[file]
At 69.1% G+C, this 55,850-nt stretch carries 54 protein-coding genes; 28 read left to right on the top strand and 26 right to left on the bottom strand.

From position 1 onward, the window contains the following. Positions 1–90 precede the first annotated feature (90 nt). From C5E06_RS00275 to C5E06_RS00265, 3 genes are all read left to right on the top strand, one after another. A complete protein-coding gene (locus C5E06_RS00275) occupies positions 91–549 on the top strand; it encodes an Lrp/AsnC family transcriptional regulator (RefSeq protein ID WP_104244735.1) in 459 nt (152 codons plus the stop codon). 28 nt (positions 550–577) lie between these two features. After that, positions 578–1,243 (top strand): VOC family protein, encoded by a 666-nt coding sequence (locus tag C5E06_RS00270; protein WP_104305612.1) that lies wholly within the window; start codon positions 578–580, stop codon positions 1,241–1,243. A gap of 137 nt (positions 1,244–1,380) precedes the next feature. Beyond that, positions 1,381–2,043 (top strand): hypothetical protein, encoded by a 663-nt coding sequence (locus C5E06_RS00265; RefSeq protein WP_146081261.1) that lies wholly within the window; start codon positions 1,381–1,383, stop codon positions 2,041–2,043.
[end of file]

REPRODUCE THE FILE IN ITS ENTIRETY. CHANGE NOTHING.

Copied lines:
At 69.1% G+C, this 55,850-nt stretch carries 54 protein-coding genes; 28 read left to right on the top strand and 26 right to left on the bottom strand.

From position 1 onward, the window contains the following. Positions 1–90 precede the first annotated feature (90 nt). From C5E06_RS00275 to C5E06_RS00265, 3 genes are all read left to right on the top strand, one after another. A complete protein-coding gene (locus C5E06_RS00275) occupies positions 91–549 on the top strand; it encodes an Lrp/AsnC family transcriptional regulator (RefSeq protein ID WP_104244735.1) in 459 nt (152 codons plus the stop codon). 28 nt (positions 550–577) lie between these two features. After that, positions 578–1,243 (top strand): VOC family protein, encoded by a 666-nt coding sequence (locus tag C5E06_RS00270; protein WP_104305612.1) that lies wholly within the window; start codon positions 578–580, stop codon positions 1,241–1,243. A gap of 137 nt (positions 1,244–1,380) precedes the next feature. Beyond that, positions 1,381–2,043 (top strand): hypothetical protein, encoded by a 663-nt coding sequence (locus C5E06_RS00265; RefSeq protein WP_146081261.1) that lies wholly within the window; start codon positions 1,381–1,383, stop codon positions 2,041–2,043.